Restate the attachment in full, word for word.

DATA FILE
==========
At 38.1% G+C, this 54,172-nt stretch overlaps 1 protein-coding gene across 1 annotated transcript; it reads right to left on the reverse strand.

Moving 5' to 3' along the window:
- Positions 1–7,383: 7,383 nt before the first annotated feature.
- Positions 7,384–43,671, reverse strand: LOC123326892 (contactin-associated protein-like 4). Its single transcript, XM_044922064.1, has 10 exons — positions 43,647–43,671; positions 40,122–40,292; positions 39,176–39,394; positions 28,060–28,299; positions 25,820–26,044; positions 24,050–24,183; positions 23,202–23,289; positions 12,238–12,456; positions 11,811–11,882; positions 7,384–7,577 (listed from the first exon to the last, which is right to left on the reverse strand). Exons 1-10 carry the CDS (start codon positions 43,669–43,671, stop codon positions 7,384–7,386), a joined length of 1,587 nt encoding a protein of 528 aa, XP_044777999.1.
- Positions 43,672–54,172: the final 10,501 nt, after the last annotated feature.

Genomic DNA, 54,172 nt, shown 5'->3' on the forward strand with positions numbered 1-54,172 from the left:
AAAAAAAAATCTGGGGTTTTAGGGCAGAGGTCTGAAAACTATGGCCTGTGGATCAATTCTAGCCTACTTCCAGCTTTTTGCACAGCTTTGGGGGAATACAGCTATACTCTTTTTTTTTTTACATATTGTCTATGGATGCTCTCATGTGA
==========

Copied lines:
At 38.1% G+C, this 54,172-nt stretch overlaps 1 protein-coding gene across 1 annotated transcript; it reads right to left on the reverse strand.

Moving 5' to 3' along the window:
- Positions 1–7,383: 7,383 nt before the first annotated feature.
- Positions 7,384–43,671, reverse strand: LOC123326892 (contactin-associated protein-like 4). Its single transcript, XM_044922064.1, has 10 exons — positions 43,647–43,671; positions 40,122–40,292; positions 39,176–39,394; positions 28,060–28,299; positions 25,820–26,044; positions 24,050–24,183; positions 23,202–23,289; positions 12,238–12,456; positions 11,811–11,882; positions 7,384–7,577 (listed from the first exon to the last, which is right to left on the reverse strand). Exons 1-10 carry the CDS (start codon positions 43,669–43,671, stop codon positions 7,384–7,386), a joined length of 1,587 nt encoding a protein of 528 aa, XP_044777999.1.
- Positions 43,672–54,172: the final 10,501 nt, after the last annotated feature.

Genomic DNA, 54,172 nt, shown 5'->3' on the forward strand with positions numbered 1-54,172 from the left:
AAAAAAAAATCTGGGGTTTTAGGGCAGAGGTCTGAAAACTATGGCCTGTGGATCAATTCTAGCCTACTTCCAGCTTTTTGCACAGCTTTGGGGGAATACAGCTATACTCTTTTTTTTTTTACATATTGTCTATGGATGCTCTCATGTGA